ExploreTalent Movies: Musical Films for Music Lovers

Music sets the tone in movies, no matter the genre. Love songs go with romantic flicks, rock for adventure, sinister for horror—the list goes on. A good movie is made even better if the soundtrack is spot on, and people are used to that. Yet music is rarely the central part of a movie.

That’s not always the case, though. Here are a few movies that focus on the music, great for the musically talented who want to kick back and relax over a tub of popcorn:

Across the Universe (2007)

The musically inclined will automatically tell you that this is the title of a The Beatles album, and Hollywood better not be ripping it off. It depends what ripping off means to you, though. The rock musical about a young British man from Liverpool in the 1960s is indeed driven by The Beatles’ album. In fact, it’s like they made a story based on the tracks of that album. The cast covered the songs pretty well too—some would even say that their renditions could rival the original.

8 Mile (2002)

This film is about the life of times of Marshall Mathers aka Eminem, as told through a factory worker who is down on his luck and tries to provide for his family by proving himself in underground rap battles. It features a lot of good rap songs from the 90s, including Eminem’s own “Lose Yourself.” If you’re wondering how good the film is, it was enough to catch the attention of the Academy. Eminem got an award for Best Original Song in 2003, making him the first ever hip-hop artist to win an Oscar.

Hedwig and the Angry Inch (2001)

Hedwig is a transsexual rocker from East Berlin who is touring the US. She talks about her story to the people who watch her shows, which incidentally, happens to coincide with concerts of a rock star and former lover who stole her songs. The tragic story is told with punk-rock music as Hedwig searches for love.

For those who like different avenues for entertainment, Hedwig and the Angry Inch, which was originally an off-Broadway musical in 1998, was revived on Broadway in 2014, starring Neil Patrick Harris as Hedwig.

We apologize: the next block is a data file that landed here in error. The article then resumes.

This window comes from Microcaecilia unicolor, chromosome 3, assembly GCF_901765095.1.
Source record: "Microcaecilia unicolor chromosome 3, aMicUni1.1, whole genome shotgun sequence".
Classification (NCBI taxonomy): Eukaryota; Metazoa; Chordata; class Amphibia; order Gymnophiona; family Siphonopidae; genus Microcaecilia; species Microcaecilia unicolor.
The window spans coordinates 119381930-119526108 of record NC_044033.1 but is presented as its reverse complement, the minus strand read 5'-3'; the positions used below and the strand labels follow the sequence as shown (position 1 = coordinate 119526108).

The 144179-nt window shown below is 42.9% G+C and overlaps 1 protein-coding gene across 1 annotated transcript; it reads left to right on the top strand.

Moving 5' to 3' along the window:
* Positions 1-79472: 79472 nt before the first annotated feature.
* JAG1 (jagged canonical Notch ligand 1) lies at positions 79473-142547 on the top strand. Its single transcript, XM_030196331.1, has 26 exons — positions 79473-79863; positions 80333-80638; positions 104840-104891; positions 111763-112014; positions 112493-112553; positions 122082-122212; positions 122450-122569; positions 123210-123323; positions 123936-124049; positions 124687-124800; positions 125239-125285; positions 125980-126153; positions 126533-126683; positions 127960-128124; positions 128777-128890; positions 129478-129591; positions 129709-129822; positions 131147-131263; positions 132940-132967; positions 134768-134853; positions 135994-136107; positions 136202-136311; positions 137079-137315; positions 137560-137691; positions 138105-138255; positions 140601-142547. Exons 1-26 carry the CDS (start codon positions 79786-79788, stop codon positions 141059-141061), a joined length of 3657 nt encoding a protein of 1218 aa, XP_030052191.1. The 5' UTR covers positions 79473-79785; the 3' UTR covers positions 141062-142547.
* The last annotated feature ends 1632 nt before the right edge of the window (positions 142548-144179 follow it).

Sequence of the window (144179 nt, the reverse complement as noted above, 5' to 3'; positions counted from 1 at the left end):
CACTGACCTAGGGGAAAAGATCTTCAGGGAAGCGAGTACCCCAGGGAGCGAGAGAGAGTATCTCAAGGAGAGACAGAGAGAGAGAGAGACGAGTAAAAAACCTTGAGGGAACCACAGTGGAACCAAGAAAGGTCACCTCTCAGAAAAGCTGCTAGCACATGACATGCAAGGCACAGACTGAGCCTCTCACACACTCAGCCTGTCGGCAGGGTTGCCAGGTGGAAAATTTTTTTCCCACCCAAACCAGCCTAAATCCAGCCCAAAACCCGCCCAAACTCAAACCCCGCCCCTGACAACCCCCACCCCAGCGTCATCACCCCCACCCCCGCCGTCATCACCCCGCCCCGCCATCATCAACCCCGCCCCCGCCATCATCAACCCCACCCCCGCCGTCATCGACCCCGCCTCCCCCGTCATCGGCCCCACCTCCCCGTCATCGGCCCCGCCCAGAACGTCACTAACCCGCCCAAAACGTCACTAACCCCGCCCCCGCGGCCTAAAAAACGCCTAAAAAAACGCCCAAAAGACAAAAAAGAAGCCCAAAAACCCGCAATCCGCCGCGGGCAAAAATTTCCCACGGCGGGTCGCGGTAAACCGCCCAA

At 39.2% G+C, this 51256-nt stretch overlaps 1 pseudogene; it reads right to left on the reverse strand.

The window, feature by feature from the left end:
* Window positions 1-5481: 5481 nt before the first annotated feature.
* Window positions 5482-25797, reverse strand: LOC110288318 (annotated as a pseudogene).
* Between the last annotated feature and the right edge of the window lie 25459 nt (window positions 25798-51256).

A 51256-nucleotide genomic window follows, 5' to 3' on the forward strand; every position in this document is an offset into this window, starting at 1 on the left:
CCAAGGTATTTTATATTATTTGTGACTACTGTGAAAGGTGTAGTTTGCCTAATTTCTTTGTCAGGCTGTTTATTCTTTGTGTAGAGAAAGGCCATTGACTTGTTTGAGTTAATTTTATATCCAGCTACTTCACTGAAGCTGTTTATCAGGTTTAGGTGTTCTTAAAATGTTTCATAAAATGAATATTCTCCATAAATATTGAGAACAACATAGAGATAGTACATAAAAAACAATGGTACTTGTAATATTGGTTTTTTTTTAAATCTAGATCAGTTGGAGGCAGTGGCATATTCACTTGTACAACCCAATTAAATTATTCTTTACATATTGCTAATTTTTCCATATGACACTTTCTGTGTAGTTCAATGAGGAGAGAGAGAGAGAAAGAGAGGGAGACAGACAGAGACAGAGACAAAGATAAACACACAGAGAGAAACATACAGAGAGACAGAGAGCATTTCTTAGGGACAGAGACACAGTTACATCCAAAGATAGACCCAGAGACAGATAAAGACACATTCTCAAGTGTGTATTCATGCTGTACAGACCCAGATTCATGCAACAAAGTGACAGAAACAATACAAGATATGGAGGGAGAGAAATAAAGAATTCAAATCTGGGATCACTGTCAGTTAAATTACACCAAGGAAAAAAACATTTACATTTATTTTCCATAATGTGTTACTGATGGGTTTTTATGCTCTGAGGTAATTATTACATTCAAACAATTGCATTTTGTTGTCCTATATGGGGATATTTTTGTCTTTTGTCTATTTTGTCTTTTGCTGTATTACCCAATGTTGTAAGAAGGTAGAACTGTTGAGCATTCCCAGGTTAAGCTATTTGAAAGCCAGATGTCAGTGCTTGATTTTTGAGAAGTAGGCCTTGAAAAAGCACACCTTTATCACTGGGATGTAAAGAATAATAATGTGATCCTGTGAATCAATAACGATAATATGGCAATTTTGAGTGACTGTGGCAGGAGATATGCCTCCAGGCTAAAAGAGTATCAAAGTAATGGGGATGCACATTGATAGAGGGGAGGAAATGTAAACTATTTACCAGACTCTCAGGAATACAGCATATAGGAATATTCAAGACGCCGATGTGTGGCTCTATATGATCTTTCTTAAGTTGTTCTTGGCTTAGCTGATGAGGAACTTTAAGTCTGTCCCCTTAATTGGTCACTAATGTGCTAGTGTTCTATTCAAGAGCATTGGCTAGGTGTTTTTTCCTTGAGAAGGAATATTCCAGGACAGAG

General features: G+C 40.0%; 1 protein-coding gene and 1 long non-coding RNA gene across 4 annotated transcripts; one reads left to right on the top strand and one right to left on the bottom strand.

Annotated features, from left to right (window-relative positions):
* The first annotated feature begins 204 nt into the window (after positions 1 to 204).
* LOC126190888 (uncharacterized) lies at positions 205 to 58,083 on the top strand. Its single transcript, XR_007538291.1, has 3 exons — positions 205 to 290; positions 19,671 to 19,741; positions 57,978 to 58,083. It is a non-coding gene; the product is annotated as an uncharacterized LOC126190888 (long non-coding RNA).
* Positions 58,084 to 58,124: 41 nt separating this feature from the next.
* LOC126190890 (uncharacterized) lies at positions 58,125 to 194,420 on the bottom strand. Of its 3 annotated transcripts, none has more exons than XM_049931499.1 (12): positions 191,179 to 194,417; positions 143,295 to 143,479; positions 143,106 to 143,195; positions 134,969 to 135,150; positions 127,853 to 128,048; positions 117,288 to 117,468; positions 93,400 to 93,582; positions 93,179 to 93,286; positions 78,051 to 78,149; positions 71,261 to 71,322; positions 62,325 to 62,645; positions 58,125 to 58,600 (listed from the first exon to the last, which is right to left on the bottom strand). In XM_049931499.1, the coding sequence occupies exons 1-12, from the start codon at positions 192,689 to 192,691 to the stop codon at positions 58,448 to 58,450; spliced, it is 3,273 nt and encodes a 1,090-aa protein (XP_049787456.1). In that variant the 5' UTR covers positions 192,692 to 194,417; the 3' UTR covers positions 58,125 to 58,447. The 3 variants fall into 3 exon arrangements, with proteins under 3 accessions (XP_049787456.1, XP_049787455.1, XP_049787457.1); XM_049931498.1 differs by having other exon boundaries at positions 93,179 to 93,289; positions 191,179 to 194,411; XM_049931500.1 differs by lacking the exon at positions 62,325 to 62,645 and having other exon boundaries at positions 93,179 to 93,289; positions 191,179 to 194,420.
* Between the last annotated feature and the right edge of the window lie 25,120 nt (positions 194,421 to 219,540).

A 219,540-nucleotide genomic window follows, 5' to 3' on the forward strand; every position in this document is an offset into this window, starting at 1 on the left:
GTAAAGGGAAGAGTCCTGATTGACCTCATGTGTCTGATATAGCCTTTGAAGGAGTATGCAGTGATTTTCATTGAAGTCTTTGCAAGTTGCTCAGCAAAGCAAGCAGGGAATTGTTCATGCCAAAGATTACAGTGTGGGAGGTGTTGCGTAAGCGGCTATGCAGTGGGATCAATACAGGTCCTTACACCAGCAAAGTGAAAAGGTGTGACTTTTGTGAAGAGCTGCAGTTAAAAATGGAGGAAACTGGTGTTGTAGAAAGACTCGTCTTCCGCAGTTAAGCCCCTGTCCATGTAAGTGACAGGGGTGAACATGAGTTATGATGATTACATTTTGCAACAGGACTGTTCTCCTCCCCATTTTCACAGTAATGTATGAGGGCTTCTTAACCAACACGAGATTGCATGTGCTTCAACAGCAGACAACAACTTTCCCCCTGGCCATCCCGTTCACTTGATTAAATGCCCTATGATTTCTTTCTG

Amadeus (1984)

Amadeus who? Mozart, of course.

Definitely for classical music buffs, this film is about the lavish life of the gifted Wolfgang Amadeus Mozart—as told by his musical rival Antonio Salieri, from the confines of an insane asylum.

Chico & Rita (2010)

Planets aligned when an ambitious piano player in 1940s Cuba fell in love with a talented and gorgeous singer. They make beautiful music together until their careers took them to different paths, with a sprinkling of industry prejudice and jealous business partners that fueled the flames even more.

If you’re interested in music, this is one you should watch. It starts with Latin bolero music and jazz.

Pink Floyd the Wall (1982)

Based on Pink Floyd’s 1979 album, The Wall, the story revolves around a rock singer who is crumbling under the past that is catching up with him as well as his drug addiction and the pressure of fame—which he all struggles to cope with in the confines of his LA hotel room.

Inside Llewyn Davis (2013)

If you’re a fan of Simon & Garfunkel and Mumford & Sons, you’re going to love this one, especially considering that the latter did appear on the soundtrack. The story is about a disillusioned singer struggling to make it in the Greenwich Village folk scene in 1961. Don’t take this as just another musical film, though as it is a black comedy drama that showed Oscar Isaac’s acting prowess. It was nominated for two Academy Awards and for three Golden Globe awards, which is enough to say that this is not a film to pass off.

Straight Outta Compton (2015)

When it comes to groups that changed history, NWA changed  the culture of hip-hop in the mid-1980s by their challenging lyrics, stories, and egos. The film has many NWA classic songs, but it also has a mix of the early tracks of notable hip-hop artists like Dr. Dre, Eazy-E, and Ice Cube. Historically, however, the film is not too accurate, with DJ Alonzo Williams admitting that the film was “a great fusion of fantasy and reality.”